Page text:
The clock, called SleepSmart, measures your sleep cycle, and waits for you to be in your lightest phase of sleep before rousing you. Its makers say that should ensure you wake up feeling refreshed every morning.
As you sleep you pass through a sequence of sleep states- light sleep, deep sleep and REM sleep- that repeats approximately every 90 minutes. The point in that cycle at which you wake can affect how you feel later, and may even have a greater impact than how long or little you have slept. Being roused during a light phase means you are more likely to wake up perky.
SleepSmart records the distinct pattern of brain waves produced during each phase of sleep, via a headband equipped with electrodes and a microprocessor. This measures electrical activity of the wearer's brain, in much the same way as EEG machines used for medical and research purposes, and communicates wirelessly with a clock unit near the bed. You program the clock with the latest time at which you want to be wakened, and it then duly wakes you during the last light sleep phase before that.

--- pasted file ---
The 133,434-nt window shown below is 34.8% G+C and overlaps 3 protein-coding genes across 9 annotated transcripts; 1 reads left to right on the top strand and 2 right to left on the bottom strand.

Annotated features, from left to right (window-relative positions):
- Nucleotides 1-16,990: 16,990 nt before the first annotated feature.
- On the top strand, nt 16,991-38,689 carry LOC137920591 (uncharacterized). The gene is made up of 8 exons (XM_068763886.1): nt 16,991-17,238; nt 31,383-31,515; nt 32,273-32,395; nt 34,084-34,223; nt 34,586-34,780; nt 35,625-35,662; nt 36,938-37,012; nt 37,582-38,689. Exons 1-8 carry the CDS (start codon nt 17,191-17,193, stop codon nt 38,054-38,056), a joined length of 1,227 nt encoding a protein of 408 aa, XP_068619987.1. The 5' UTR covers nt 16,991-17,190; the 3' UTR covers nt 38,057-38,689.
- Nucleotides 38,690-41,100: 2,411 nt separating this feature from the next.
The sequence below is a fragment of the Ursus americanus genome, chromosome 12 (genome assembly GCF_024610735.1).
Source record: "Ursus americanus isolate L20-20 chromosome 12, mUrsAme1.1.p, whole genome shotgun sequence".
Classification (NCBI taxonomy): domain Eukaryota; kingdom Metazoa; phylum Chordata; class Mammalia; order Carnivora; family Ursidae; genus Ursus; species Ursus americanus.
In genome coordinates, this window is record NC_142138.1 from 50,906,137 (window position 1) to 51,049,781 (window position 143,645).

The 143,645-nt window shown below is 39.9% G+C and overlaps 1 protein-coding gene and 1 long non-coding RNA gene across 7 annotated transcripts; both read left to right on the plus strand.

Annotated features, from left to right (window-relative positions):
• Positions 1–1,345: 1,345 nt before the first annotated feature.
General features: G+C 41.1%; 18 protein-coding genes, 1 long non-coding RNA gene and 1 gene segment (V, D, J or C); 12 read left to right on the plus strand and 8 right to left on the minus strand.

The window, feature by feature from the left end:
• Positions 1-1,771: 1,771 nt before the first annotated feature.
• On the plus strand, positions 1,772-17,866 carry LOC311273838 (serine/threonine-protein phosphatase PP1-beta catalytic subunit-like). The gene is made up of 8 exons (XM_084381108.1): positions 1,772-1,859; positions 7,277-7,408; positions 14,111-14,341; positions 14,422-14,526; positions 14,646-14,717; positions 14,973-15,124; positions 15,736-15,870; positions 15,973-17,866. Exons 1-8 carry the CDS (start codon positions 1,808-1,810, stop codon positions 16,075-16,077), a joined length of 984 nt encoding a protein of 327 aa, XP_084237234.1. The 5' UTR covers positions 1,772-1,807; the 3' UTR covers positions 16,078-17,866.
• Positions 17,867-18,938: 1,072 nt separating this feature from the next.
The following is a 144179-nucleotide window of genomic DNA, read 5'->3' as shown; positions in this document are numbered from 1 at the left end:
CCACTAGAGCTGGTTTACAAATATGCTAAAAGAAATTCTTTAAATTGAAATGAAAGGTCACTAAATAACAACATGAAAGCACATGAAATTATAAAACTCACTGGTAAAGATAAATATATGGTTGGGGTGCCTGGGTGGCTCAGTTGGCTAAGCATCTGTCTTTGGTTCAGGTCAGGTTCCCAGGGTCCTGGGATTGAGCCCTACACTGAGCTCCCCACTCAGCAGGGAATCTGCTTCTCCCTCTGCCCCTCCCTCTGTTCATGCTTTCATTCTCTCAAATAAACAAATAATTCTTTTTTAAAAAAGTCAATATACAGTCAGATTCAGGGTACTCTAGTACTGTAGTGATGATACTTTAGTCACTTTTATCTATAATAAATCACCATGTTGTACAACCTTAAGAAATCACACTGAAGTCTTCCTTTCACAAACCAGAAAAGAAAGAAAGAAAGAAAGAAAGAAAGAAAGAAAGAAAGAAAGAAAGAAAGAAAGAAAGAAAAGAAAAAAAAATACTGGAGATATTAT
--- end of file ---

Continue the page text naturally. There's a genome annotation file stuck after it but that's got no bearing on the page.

The concept was invented by a group of students at Brown University in Rhode Island after a friend complained of waking up groggy and performing poorly on a test. "As sleep-deprived people ourselves, we started thinking of what to do about it," says Eric Shashoua, a recent college graduate and now chief executive officer of Axon Sleep Research Laboratories, a company created by the students to develop their idea. With help from entrepreneurial grants and alumni investors, they have almost finished a prototype and plan to market the product by next year.
Author: Emily Singer
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THIS ARTICLE APPEARS IN NEW SCIENTIST MAGAZINE ISSUE: 16 APRIL 2005